A Future Ruled by Law

Craig Forcese and Hilary Homes

Ottawa Citizen Special

September 1, 2005

One easure of a society's values is how it treats those it fears most, including suspected terrorists. Four events now unfolding will

determine what sort of civilization Canada has become: Adil Charkaoui's Supreme Court case, underway as of last week; Parliament's review of Canada's anti-terrorism law; the Maher Arar inquiry; and several anticipated Federal Court decisions on whether alleged terrorists will be deported to countries likely to torture them.

Let's review what is at stake:

- Does an accused terrorist have a right to due process? Canada has brought criminal charges against only one accused terrorist -- a Canadian citizen. In five other cases, such as that of Mr. Charkaoui, it has instead relied on immigration "security certificates" -- procedures for the deportation (and detention, pending removal) of persons deemed security threats.

Our system of justice is based on the bedrock notion that an accused is entitled to know -- and test -- the case against him or her. Yet security-certificate detainees have limited access to the government's case, built on security intelligence. At best, detainees receive sanitized summaries.

- Can a suspected terrorist be deported to torture? As foreigners, the security-certificate detainees have no unqualified right to remain in Canada. But international law is utterly emphatic about one thing: These foreigners have an absolute right not to be deported to torture. In 2002, the Supreme Court held that Canada's Constitution precludes deportation to torture in most instances. But by failing to ban the practice outright, the court left the door open a crack.

The question will likely be revisited in one of the security certificate cases now before the Federal Court. Only one answer satisfies Canada's international obligations: no one may ever be deported to torture.

- If torture precludes the deportation of a suspected terrorist, may they be detained indefinitely? Canada's courts have so far ducked the question: since Canada still allows possible deportation to torture, and since the government still seeks its detainees' deportation, no detention has yet become indefinite. Still, many of the men subject to security certificates have been behind bars for long periods: as of today, three of the detainees will have been in prison (without trial on any charges) for more than four and a half years. This is a period of detention longer than the average sentence for an attempted murder conviction in Canada.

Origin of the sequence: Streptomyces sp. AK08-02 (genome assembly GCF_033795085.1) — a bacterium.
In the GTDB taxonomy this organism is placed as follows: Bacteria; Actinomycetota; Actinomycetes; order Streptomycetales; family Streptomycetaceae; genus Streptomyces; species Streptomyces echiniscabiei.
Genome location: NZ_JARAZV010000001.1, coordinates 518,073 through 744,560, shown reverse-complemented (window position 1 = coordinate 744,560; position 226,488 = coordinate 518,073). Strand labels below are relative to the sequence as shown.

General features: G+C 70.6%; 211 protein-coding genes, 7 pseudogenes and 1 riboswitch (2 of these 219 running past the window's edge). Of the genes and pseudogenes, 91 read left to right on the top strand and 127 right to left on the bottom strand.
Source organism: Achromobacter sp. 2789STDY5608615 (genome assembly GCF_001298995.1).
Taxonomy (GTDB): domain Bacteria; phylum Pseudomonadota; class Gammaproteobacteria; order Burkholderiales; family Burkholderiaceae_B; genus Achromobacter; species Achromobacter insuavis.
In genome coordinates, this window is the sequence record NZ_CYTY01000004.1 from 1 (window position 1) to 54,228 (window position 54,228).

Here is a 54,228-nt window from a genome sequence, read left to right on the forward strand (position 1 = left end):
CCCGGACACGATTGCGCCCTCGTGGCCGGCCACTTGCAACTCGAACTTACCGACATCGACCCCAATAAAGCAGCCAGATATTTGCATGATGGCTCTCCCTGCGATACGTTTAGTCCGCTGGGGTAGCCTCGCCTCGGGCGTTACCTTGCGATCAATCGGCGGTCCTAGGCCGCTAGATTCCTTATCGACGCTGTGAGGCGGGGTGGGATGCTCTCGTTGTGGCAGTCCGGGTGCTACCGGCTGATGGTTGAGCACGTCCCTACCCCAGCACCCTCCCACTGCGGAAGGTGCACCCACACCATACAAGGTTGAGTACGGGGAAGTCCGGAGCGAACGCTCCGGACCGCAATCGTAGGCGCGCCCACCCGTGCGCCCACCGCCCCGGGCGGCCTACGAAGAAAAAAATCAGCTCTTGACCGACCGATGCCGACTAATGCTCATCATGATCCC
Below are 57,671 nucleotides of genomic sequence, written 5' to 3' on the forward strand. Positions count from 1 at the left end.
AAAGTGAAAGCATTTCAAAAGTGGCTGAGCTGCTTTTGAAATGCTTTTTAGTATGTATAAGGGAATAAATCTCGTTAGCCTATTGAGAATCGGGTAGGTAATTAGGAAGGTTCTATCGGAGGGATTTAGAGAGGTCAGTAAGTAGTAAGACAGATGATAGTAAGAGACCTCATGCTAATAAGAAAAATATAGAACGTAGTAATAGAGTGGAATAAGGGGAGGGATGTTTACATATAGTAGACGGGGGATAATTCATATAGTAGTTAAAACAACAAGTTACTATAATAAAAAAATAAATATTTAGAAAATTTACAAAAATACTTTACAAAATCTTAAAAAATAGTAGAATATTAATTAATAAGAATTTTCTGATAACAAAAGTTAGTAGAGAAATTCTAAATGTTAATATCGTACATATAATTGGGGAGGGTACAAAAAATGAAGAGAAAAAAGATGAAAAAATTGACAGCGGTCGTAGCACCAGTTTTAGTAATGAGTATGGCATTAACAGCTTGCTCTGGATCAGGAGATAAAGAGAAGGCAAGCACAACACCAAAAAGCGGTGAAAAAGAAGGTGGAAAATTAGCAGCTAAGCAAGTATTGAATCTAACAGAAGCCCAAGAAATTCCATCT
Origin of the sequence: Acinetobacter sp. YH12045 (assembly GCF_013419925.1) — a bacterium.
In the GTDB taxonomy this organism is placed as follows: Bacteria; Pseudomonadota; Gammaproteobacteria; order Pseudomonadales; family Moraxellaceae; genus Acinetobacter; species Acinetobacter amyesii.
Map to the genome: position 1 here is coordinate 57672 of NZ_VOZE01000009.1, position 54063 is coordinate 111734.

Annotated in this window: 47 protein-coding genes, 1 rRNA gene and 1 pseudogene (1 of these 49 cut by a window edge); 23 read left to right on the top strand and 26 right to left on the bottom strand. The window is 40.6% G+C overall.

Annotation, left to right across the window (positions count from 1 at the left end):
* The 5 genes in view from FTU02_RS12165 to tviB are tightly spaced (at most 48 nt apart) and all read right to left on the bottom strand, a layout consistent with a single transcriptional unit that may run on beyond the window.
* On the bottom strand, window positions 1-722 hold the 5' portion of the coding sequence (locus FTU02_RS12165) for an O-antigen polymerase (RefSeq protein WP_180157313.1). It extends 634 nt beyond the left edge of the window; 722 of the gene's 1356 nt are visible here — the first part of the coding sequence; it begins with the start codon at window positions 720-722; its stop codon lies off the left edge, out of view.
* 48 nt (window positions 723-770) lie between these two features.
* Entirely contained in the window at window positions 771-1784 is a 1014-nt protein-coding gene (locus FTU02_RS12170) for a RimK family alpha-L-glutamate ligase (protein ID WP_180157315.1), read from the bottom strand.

- Is there any room in Canadian law or policy for "extraordinary rendition" to face torture? At issue in the Arar inquiry is whether Canadian officials collaborated in the detention and torture in Syria of Mr. Arar. Similar questions are being asked in relation to others, like Ottawa's Abdullah Almalki.

The list of legal and moral principles violated by any Canadian complicity in the maltreatment of these people would be a long one. If the inquiry determines that there was Canadian involvement, the government's response must be resolute, firmly demonstrating that Canada will not outsource torture.

- If we can't remove suspected terrorists to face torture or detain them without trial indefinitely, what do we do with them? Our answer must be no different from that for other alleged criminals: give them fair trials in Canada's criminal courts.

These would not be easy prosecutions for the government. As in organized-crime cases, the challenge would be reconciling due process with the need to protect informants.

But difficult prosecutions are no justification for playing footsie with torture and indefinite detentions without trial.

Craig Forcese teaches security law at the University of Ottawa and is a member of Amnesty International. Hilary Homes is Amnesty International Canada's campaigner on international justice, security and human rights.